The Guyana Elections Commis-sion (Gecom) is in elections mode as local government elections may be held by mid-2014, Local Government Minister Ganga Persaud yesterday announced.
Speaking at a press conference, Persaud said approval has been given to Gecom to display elections-related material within all of the 71 Local authorities comprising the six municipalities and 65 Neighbourhood Demo-cratic Councils (NDCs).
There are even plans to ramp up public awareness exercises and Persaud said regional councillors will also be engaged
so as to ensure that they are clear on issues relating to the electoral system under which the elections are to be held.
He said while an exact date has not been determined, it was safe to assume that the needed preparation will be completed in time to host local government election by mid-2014.
Four local government bills were passed by the National Assembly on August 7. The Local Government Commission Bill, the Local Government (Amendment) Bill, the Fiscal Transfers Bill and the Municipal and District Councils (Amendment) Bill were hailed as instrumental to bringing about local government reform which was supposed to precede local government elections. However, to date these bills have not been assented to and remain in the Chambers of the Attorney General.
Asked why the decision to move ahead with local government elections without President Donald Ramotar assenting to the bills, Persaud, as he had stated before, declared that the four recently passed bills were not imperative for the holding of local government elections.
The legislation that was needed, he told reporters – the Local Government Elections Bill – was passed and assented to in 2009.
The minister was then asked why a decision was taken to hold the elections back then when the necessary bill was passed.
His answer was that the then leader of the PNCR-1G Robert Corbin had asked that local government elections not be held until reform had taken place.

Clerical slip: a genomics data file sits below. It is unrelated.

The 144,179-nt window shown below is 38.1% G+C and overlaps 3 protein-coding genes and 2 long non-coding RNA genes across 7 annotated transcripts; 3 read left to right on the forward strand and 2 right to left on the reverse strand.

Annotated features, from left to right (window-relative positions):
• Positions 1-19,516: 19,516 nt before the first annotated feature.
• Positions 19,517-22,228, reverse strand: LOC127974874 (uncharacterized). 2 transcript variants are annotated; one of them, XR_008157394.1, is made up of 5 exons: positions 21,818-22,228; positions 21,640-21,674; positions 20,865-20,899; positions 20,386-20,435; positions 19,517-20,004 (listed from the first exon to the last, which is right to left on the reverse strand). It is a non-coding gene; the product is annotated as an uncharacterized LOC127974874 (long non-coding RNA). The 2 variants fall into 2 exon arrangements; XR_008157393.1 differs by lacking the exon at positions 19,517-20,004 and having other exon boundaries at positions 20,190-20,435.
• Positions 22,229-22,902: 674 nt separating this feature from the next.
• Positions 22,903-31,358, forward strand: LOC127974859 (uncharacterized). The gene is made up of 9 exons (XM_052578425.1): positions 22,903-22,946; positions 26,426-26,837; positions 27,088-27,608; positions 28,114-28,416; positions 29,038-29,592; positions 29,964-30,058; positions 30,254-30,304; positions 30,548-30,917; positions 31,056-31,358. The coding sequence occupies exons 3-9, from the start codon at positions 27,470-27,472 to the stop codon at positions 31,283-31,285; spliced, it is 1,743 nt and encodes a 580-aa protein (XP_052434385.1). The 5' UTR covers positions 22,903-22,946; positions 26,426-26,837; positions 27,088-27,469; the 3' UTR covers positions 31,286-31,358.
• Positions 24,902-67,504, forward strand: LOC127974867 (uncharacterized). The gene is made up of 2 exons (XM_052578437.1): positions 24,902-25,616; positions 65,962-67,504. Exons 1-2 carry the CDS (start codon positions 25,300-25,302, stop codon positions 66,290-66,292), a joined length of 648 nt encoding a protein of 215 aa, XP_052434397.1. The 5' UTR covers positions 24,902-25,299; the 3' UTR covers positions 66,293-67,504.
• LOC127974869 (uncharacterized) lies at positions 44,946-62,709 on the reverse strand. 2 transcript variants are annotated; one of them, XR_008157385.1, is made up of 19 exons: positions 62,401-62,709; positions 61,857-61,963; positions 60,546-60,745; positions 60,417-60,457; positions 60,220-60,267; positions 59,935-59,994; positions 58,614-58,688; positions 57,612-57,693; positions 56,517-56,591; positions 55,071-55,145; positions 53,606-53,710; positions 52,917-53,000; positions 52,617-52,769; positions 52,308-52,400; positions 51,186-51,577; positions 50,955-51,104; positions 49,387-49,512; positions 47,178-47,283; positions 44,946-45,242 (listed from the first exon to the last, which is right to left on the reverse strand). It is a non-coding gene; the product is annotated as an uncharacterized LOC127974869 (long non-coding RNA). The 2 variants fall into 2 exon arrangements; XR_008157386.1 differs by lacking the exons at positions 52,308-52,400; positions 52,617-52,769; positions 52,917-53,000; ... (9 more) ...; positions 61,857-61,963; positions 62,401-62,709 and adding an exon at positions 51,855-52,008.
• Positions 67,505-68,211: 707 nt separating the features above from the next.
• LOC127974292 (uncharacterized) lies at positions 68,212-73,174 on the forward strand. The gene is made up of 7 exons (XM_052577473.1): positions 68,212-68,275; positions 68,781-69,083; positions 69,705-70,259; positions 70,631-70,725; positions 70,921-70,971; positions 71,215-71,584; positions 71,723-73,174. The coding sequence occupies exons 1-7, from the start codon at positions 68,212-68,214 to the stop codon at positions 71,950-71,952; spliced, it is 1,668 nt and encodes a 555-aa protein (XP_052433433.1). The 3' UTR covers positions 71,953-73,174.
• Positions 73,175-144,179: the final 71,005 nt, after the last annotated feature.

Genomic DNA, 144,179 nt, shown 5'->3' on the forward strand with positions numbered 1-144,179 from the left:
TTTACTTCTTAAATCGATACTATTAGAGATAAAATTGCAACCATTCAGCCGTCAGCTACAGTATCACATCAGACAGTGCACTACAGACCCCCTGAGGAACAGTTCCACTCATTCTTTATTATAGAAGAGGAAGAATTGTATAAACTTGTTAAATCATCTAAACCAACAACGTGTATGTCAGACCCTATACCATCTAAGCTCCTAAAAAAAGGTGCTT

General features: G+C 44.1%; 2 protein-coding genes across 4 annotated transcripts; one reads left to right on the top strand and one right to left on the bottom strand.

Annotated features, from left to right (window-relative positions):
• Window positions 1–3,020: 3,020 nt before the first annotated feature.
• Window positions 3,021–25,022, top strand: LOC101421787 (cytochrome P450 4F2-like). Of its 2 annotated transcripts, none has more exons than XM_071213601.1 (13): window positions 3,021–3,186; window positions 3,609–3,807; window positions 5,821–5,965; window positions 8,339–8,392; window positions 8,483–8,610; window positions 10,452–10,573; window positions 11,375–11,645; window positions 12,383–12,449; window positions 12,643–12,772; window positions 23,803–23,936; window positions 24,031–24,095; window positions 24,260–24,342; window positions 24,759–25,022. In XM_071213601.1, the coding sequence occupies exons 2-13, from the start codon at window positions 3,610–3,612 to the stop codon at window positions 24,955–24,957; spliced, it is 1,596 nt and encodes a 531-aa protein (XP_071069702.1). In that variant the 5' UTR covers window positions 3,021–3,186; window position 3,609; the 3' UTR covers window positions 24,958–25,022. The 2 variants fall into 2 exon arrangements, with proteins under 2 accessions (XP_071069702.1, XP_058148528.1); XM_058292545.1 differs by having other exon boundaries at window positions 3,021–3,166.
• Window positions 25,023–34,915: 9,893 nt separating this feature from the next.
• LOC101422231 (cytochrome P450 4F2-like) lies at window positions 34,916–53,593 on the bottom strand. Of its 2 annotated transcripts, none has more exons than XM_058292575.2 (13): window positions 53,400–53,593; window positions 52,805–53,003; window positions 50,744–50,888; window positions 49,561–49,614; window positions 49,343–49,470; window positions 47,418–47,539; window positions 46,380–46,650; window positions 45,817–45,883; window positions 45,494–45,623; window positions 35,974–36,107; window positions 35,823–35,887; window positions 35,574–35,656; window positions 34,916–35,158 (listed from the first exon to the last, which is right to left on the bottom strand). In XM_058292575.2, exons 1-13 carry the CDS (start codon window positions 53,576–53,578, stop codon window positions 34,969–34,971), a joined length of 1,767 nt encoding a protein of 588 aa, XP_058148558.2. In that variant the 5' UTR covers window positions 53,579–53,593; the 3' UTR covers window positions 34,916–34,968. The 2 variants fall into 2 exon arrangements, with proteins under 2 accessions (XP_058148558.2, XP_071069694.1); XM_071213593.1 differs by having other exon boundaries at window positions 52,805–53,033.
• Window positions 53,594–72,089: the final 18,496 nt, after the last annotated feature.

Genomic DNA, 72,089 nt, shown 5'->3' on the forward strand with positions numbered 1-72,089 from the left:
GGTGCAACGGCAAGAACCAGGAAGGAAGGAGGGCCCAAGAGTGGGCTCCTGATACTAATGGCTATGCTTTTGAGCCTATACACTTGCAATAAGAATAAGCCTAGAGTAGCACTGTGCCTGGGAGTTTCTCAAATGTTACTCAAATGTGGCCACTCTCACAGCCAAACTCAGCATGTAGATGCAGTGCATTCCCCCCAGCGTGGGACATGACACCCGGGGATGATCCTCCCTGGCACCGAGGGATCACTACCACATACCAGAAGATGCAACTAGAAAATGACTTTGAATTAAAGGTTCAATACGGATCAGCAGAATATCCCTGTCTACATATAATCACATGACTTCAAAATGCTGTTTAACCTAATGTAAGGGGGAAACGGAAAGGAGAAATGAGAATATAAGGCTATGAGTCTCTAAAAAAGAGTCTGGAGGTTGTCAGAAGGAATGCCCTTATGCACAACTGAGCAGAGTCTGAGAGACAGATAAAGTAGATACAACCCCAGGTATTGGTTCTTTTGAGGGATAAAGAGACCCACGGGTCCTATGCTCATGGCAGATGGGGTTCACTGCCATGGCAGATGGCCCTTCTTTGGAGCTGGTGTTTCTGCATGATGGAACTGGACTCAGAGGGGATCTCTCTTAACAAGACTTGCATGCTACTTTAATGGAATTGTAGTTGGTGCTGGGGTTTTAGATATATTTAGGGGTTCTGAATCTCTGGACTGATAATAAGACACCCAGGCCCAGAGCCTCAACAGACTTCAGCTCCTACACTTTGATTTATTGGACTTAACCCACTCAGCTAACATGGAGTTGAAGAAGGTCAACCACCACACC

Persaud said that in 2010, the government was ready to hold local government elections, but also saw the importance of having reform, and decided to put off such elections until reform was achieved.
He argued yesterday that even though the bills that flowed from that reform process had not been assented to, which meant their provisions were not binding, that did not mean the reform was not concluded. By making this assertion, the minister suggested that the provisions of the bills have been activated.
But the validity of the minister’s assertions is questionable since Article 170 (6) of Guyana’s Constitution stipulates that “a Bill shall not become law unless it has been duly passed and assented to in accordance with this Constitution.”
Meanwhile, Gecom’s fifth cycle of registration is ongoing and the minister said the data collected from this process will be used to create the preliminary voters’ list.
Addressing claims that the government was afraid to hold local government polls any time soon, Persaud said he considered elections next year a prime opportunity to improve the government’s standing.
There are continuous complaints about the inefficiency of the local authorities, he said, and suggested that elections would provide an opportunity to replace the inefficient with the efficient.